Some fans got up a bit up in arms when Todd Frazier said he was going to talk to Paul O’Neill about possibly wearing #21 with the Yankees. While he’s now given up on that idea, it was briefly a thing some people got mad about.
While numbers often get associated with one Yankee legend in particular, with the exception of #4, they’ve all been worn by someone else. With that in mind, lets take a look at some of the less good players to wear some of the most famous Yankee numbers.
Before the number came to worn and re2pected by Derek Jeter, the #2 was worn by several others. Some of them had good Yankee careers that just weren’t quite enough to get the honor themselves, such as Red Rolfe and Snuffy Stirnweiss. (Bobby Murcer too, but that wasn’t the only number he wore in pinstripes.)
Interspersed with those names are also some duds. Yats Wuestling was given #2 after coming over from the Tigers in a midseason trade in 1930. He hit .190/.242/.224, finishing his Yankee tenure with more strikeouts than hits. He didn’t play in the majors after his stint in New York and finished with a career OPS of .466.
After Babe Ruth left, the Yankees actually continue to use #3. George Selkirk made a couple All-Star games while wearing it. Four different players wore it in 1946.
The number was eventually retired in 1948, but not before Cliff Mapes briefly wore it. Mapes spent the first three and bit years of his career with the Yankees and was decent but not great. It wasn’t the only number he wore with the Yankees as he also had the far less notable numbers of #7 and #13.
Over recent years, the few Yankees that have dared worn #21 have often received boos. While at least in my opinion that’s a tad ridiculous, but Paul O’Neill is undoubtedly one one the most beloved Yankees of the last 20 years.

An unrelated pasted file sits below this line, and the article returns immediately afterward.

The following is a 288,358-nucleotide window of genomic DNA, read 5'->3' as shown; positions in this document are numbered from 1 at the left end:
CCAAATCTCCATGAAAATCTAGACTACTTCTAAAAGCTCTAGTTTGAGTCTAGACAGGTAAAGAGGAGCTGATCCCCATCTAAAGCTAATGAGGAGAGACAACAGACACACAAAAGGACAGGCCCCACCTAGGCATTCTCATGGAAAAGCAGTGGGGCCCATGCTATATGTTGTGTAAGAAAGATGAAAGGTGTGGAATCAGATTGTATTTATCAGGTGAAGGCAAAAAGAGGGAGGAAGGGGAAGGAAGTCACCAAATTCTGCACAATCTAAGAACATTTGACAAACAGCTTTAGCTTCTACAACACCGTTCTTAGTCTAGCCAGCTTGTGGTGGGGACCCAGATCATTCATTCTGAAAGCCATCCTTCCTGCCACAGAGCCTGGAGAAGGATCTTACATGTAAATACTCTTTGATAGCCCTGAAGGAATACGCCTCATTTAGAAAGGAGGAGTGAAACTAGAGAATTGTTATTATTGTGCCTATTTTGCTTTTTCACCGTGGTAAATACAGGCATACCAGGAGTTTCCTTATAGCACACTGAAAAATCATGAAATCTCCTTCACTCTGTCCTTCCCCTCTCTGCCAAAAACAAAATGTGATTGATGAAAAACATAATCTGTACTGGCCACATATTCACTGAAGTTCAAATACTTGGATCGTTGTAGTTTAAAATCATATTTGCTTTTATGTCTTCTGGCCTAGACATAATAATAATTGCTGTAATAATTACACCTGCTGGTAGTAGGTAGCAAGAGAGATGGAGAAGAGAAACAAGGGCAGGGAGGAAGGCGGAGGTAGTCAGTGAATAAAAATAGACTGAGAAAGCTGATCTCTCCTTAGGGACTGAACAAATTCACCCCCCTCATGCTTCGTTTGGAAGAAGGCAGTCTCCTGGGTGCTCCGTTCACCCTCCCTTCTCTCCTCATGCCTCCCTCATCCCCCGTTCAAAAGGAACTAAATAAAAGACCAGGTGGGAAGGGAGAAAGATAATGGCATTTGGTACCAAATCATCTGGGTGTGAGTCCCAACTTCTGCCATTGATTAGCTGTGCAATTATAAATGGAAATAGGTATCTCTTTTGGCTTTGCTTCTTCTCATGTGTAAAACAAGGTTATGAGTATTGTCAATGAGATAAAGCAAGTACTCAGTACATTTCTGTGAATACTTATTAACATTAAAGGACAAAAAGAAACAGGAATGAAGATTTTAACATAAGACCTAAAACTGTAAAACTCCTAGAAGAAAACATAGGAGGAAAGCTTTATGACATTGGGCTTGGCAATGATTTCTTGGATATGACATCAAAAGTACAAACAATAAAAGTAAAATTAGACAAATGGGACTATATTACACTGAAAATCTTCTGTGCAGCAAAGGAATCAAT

Before O’Neill started wearing the number, 34 other players were given the #21. That includes pitcher Cuddles Marshall. In 1948, Marshall appeared in one game and threw just one inning. Somehow despite playing in just the one game, Marshall actually wore both #21 and #40 that season. Marshall ended up using four different numbers in his three years in pinstripes, and also has some notoriety as the first Yankee pitcher to ever start a night game in Yankee Stadium.
The number #23 is retired for Don Mattingly, but was also worn by Fenton Mole, a Yankee first baseman of obvious equal stature. Mole, who was nicknamed “Muscles”, went 5-27 in his major league career and didn’t play after his brief cup of coffee in 1949.
Many players wore #46 before it made it’s way to Andy Pettitte. Even Mattingly wore it for a period.
After Pettitte left for Houston, the Yankees did continue giving out the number. None of the times was to particularly good players, but the worst person to get it was Alan Embree. The reliever who’s pitched everywhere made his way to the Yankees in July 2005. He promptly gave up 12 earned runs in his 14.1 innings with the team. Pettitte eventually came back to New York and thankfully reclaimed the number.
The third person to wear #51 was Gordie Windhorn, who made his major league debut with the Yankees in 1959. Windhorn promptly went 0-11 to start his career and did get on base once that season. He didn’t play for the Yankees again and holds the record for most at bats never reaching base for Yankee position players. Windhorn did make it back to the majors and played parts for two other seasons. He eventually did get a hit.
The #20 will be forever known for Jorge Posada, but Horace Clarke and Bucky Dent both had long Yankee careers with the number. The #20 also includes the best collection of names of any Yankee numbers. Other players to wear the number include Burleigh Grimes, Kemp Wicker, Oral Hildebrand, Tiny Bonham, Spec Shea, Mickey Klutts, and Rowland Office.
The Yankees have a storied history, so it makes some sense that they have a lot of retired numbers. However for every Derek Jeter, that number has also possibly been worn by a Yats Wuestling.
A full list of Yankees’ numbers can be found at Baseball Reference.